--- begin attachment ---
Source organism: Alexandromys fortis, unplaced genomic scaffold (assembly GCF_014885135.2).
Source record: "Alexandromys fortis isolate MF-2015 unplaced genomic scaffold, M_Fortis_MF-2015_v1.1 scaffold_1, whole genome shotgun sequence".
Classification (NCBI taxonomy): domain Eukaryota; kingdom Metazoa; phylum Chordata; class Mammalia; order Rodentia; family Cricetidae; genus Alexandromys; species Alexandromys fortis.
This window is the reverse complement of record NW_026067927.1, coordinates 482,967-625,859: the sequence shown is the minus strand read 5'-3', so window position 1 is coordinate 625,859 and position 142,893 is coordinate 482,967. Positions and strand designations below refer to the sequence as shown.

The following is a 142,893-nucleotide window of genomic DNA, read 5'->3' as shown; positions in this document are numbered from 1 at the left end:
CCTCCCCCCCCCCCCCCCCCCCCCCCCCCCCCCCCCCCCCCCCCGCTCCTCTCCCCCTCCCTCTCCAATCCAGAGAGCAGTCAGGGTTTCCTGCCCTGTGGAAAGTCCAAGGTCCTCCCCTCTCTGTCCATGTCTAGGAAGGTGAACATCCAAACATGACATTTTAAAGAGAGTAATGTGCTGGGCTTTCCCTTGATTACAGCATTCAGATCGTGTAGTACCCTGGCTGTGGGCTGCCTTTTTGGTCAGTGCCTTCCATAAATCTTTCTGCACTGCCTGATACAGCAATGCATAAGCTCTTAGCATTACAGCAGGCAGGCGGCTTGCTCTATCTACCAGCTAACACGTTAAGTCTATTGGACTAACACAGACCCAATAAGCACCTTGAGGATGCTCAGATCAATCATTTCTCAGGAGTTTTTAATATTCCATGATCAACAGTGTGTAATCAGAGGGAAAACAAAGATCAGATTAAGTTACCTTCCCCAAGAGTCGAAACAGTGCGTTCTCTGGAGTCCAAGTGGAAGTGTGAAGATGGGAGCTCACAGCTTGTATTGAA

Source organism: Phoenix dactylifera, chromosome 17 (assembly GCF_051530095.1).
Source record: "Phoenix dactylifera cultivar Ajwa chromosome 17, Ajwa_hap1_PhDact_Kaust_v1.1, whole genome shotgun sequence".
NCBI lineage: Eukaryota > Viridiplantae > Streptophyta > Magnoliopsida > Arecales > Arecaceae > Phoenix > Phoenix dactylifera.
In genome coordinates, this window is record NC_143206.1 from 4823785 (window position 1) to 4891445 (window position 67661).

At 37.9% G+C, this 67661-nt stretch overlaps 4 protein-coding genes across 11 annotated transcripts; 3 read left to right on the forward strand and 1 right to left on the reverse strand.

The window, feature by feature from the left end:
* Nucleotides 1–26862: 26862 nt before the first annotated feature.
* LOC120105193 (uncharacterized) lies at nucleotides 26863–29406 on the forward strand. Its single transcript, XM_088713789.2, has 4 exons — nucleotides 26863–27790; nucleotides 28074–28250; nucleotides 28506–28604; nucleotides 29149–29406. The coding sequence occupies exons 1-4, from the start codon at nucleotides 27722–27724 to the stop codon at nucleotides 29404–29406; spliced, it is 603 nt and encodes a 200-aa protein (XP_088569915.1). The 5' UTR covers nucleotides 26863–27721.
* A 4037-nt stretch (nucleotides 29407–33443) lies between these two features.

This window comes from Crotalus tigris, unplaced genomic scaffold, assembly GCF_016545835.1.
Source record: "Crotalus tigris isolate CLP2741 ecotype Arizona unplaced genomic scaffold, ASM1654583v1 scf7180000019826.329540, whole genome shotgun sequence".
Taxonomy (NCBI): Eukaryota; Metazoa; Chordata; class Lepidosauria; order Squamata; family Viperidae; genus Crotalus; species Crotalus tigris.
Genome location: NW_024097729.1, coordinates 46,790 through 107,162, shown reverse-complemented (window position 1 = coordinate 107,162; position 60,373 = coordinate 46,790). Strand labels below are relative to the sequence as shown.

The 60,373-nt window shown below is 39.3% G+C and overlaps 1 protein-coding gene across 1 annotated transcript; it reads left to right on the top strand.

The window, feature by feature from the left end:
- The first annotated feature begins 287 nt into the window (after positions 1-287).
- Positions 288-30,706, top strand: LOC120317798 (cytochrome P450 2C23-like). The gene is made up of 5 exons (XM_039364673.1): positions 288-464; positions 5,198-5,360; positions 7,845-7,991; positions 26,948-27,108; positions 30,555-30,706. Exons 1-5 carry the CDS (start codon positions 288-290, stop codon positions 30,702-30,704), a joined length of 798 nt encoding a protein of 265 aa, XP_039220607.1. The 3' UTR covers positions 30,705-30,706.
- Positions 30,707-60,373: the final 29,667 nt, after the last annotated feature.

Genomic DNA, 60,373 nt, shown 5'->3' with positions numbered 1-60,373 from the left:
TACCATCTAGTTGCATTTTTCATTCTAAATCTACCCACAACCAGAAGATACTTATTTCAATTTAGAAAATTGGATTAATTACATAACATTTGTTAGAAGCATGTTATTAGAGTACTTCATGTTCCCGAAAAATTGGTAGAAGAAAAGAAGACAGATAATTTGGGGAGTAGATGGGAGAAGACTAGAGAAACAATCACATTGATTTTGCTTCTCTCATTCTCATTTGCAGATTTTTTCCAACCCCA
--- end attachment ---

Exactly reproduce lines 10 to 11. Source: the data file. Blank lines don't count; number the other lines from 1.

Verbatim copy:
In genome coordinates, this window is record NC_143206.1 from 4823785 (window position 1) to 4891445 (window position 67661).

At 37.9% G+C, this 67661-nt stretch overlaps 4 protein-coding genes across 11 annotated transcripts; 3 read left to right on the forward strand and 1 right to left on the reverse strand.